See One, Do One, Do a Runner: The Journey of a Dyspraxic Doctor
My relationship with anxiety started as a child. I think I may have been born anxious. Within my family as a young child this could be tolerated, but the difficulties increased as I began having to go out into the big world. Looking back, I had some sensory issues. I couldn’t tolerate sitting on the grass. Certain textures and smells dramatically affected my day, and that made me anxious about going anywhere I may encounter them. I struggled to socialise. I wanted to be involved, but I couldn’t follow multiple conversations at once and be also able to participate. My mum used to pick me up from nursery to find I’d spent most of the day sat outside the circle in group games, on a chair, watching. I was taking it in, I could recount to my mum in detail what had happened, but I couldn’t do that whilst also joining in. My ability to process the information had a lag compared to others, which made me socially slow and inappropriate. Something relevant to a previous thread in the conversation would pop in, just as everybody else had moved on. It wasn’t just that my brain was stuck processing previous threads, but I was also noticing way too much around me. I am an absolute fiend for details. I can’t listen to one conversation in a room without also hearing parts of the other ones. It takes effort to shut out non-relevant information. So I stopped contributing, I became a silent listener. That lasted well beyond my childhood.
What also kept me out of those circles, and as I got older held me on the edge of the playground, was my inability to play. I had a fantastic imagination, and I was a fun and playful child. But I struggled to form my thoughts into words other people could understand, trapping me in my own games. I couldn’t co-ordinate myself to join in the ball games, the running and the jumping. Most playground games involve motor activity which I simply couldn’t manage. My mum was called into school when I was six to inform her that I was the only child in the class who couldn’t skip with a skipping rope. Subsequently the class was arranged in a circle around me each break time until I ‘learned to skip’. That important life skill! No wonder I was a child who was fearful about going out to play. I’d rather have stayed in the classroom where my difficulties weren’t on display for all to see. I could sit at my desk and quietly get on with things. Outside of the classroom, my motor skills were terrible in nearly every area. I couldn’t cut my food at lunchtime, and I still recall a teacher impatiently berating me ‘you’re a big girl now so you should be able to do this yourself’. So I didn’t ask again, or mention it as a problem. I’d learnt already it was highly important to hide my difficulties, to mask them, and not to show any signs I was unable to do something. Because if I couldn’t do something, the message I heard loud and clear was ‘it’s your fault’. I was very bright, and so my slowness and inability to learn some things, whilst I picked up others with ease, seemed to others to be laziness or defiance. It was clear I just needed to try harder, be better, grow up. I was also totally disorganised as a child, but unfortunately acutely aware of this fact. I lived in a constant state of fear about the prospect of forgetting my homework, losing my belongings, and not being on time. I dreaded hearing ‘oh no, not again’, to the extent that I would wear my whole school uniform throughout the summer, refusing to take my cardigan or jumper off in case I misplaced it.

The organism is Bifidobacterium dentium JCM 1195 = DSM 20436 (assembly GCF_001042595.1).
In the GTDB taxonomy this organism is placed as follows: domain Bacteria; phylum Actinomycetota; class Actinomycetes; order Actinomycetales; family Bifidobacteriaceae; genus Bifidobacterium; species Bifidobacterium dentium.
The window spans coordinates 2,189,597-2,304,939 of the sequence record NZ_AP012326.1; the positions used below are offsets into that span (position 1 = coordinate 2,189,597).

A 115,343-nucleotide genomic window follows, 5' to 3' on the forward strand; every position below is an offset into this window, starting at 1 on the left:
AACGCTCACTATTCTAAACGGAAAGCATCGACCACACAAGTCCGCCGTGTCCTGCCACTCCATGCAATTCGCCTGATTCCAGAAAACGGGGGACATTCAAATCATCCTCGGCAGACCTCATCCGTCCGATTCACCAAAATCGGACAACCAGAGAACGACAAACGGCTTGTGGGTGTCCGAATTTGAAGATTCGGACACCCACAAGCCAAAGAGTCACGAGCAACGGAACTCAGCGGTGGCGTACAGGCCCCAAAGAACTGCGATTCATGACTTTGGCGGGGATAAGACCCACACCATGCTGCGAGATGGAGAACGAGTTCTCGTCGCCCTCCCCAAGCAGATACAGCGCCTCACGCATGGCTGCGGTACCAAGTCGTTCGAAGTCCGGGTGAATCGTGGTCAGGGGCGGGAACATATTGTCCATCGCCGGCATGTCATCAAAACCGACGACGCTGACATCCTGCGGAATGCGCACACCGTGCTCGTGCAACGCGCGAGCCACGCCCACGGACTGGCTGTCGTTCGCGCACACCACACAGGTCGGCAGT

As I got older, the difference between my ability in PE lessons and everyone else’s became increasingly apparent. No-one wanted to partner up with me or give me a place on their team because I was an absolute liability. I hid on the outskirts of team games, praying the ball wouldn’t come my way. Inevitably other children picked up on this and it became a joke. Sometimes I was happy to laugh about my difficulties, thinking it was best to fit in, but sometimes it was too much. I was tired, frustrated and fed up of my body never doing what I wanted it to do: repeatedly embarrassing myself in front of my peers. I had no diagnosis back then so no explanation for why I couldn’t manage to use a knife and fork, let alone apply eye make-up. I tried and tried to learn things other people took for granted, spending hours at home as a teenager re-writing my homework so it could at least be read by a teacher, but there were some tasks I never managed to master. This all led to an anxious teenager. I knew I didn’t want to be different, but somehow despite my best attempts, I was stuck in my own world of being different. I couldn’t understand how to get into the other world I wanted to be a part of. The world where people didn’t feel sick for most of a lesson wondering if they might be picked on to answer a question and just gawp at the teacher because their brain was still processing what was being said. The one where other girls could wear shoes that didn’t have insoles and contraptions to try to prevent them from falling over injuring themselves again. The one where other people seemed not to have to live in the chronic fear of their brain or their body letting them down.